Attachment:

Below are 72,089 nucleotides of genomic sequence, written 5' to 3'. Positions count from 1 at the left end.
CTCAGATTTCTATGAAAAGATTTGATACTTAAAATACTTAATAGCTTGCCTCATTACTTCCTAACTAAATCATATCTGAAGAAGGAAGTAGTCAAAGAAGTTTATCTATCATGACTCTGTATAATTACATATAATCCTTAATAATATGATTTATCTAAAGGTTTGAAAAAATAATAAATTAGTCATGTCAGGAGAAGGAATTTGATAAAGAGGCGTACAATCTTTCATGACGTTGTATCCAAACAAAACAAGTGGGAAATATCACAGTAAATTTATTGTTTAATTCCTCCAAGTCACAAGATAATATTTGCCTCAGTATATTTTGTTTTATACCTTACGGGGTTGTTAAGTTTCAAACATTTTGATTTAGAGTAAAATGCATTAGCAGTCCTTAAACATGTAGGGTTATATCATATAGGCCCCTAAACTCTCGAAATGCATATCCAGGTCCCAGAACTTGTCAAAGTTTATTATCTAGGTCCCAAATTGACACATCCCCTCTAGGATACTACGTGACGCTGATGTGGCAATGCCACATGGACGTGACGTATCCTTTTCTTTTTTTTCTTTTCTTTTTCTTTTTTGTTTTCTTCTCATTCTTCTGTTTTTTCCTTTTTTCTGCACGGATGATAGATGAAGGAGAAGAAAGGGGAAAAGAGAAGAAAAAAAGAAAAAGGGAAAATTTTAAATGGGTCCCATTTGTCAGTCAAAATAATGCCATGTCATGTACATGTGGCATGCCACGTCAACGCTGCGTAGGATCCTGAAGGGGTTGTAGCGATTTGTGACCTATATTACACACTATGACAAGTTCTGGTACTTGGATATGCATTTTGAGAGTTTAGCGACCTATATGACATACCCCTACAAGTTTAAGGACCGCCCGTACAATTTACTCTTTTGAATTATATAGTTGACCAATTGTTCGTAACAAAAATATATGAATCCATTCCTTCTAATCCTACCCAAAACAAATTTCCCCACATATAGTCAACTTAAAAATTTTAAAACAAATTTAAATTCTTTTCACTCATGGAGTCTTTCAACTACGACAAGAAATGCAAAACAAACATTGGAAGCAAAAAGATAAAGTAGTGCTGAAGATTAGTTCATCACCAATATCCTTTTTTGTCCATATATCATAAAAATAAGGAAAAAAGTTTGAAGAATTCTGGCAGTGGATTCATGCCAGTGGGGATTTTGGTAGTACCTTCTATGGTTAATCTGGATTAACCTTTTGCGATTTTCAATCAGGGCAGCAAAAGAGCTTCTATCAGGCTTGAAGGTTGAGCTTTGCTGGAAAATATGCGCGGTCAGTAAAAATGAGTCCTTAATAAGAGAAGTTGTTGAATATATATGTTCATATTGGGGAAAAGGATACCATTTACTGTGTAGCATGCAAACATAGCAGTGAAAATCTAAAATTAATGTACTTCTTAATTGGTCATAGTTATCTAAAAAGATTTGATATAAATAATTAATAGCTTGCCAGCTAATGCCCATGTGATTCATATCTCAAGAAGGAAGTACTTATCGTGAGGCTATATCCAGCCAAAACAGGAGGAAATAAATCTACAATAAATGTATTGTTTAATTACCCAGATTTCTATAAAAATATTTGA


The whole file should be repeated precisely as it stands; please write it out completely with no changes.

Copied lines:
Below are 72,089 nucleotides of genomic sequence, written 5' to 3'. Positions count from 1 at the left end.
CTCAGATTTCTATGAAAAGATTTGATACTTAAAATACTTAATAGCTTGCCTCATTACTTCCTAACTAAATCATATCTGAAGAAGGAAGTAGTCAAAGAAGTTTATCTATCATGACTCTGTATAATTACATATAATCCTTAATAATATGATTTATCTAAAGGTTTGAAAAAATAATAAATTAGTCATGTCAGGAGAAGGAATTTGATAAAGAGGCGTACAATCTTTCATGACGTTGTATCCAAACAAAACAAGTGGGAAATATCACAGTAAATTTATTGTTTAATTCCTCCAAGTCACAAGATAATATTTGCCTCAGTATATTTTGTTTTATACCTTACGGGGTTGTTAAGTTTCAAACATTTTGATTTAGAGTAAAATGCATTAGCAGTCCTTAAACATGTAGGGTTATATCATATAGGCCCCTAAACTCTCGAAATGCATATCCAGGTCCCAGAACTTGTCAAAGTTTATTATCTAGGTCCCAAATTGACACATCCCCTCTAGGATACTACGTGACGCTGATGTGGCAATGCCACATGGACGTGACGTATCCTTTTCTTTTTTTTCTTTTCTTTTTCTTTTTTGTTTTCTTCTCATTCTTCTGTTTTTTCCTTTTTTCTGCACGGATGATAGATGAAGGAGAAGAAAGGGGAAAAGAGAAGAAAAAAAGAAAAAGGGAAAATTTTAAATGGGTCCCATTTGTCAGTCAAAATAATGCCATGTCATGTACATGTGGCATGCCACGTCAACGCTGCGTAGGATCCTGAAGGGGTTGTAGCGATTTGTGACCTATATTACACACTATGACAAGTTCTGGTACTTGGATATGCATTTTGAGAGTTTAGCGACCTATATGACATACCCCTACAAGTTTAAGGACCGCCCGTACAATTTACTCTTTTGAATTATATAGTTGACCAATTGTTCGTAACAAAAATATATGAATCCATTCCTTCTAATCCTACCCAAAACAAATTTCCCCACATATAGTCAACTTAAAAATTTTAAAACAAATTTAAATTCTTTTCACTCATGGAGTCTTTCAACTACGACAAGAAATGCAAAACAAACATTGGAAGCAAAAAGATAAAGTAGTGCTGAAGATTAGTTCATCACCAATATCCTTTTTTGTCCATATATCATAAAAATAAGGAAAAAAGTTTGAAGAATTCTGGCAGTGGATTCATGCCAGTGGGGATTTTGGTAGTACCTTCTATGGTTAATCTGGATTAACCTTTTGCGATTTTCAATCAGGGCAGCAAAAGAGCTTCTATCAGGCTTGAAGGTTGAGCTTTGCTGGAAAATATGCGCGGTCAGTAAAAATGAGTCCTTAATAAGAGAAGTTGTTGAATATATATGTTCATATTGGGGAAAAGGATACCATTTACTGTGTAGCATGCAAACATAGCAGTGAAAATCTAAAATTAATGTACTTCTTAATTGGTCATAGTTATCTAAAAAGATTTGATATAAATAATTAATAGCTTGCCAGCTAATGCCCATGTGATTCATATCTCAAGAAGGAAGTACTTATCGTGAGGCTATATCCAGCCAAAACAGGAGGAAATAAATCTACAATAAATGTATTGTTTAATTACCCAGATTTCTATAAAAATATTTGA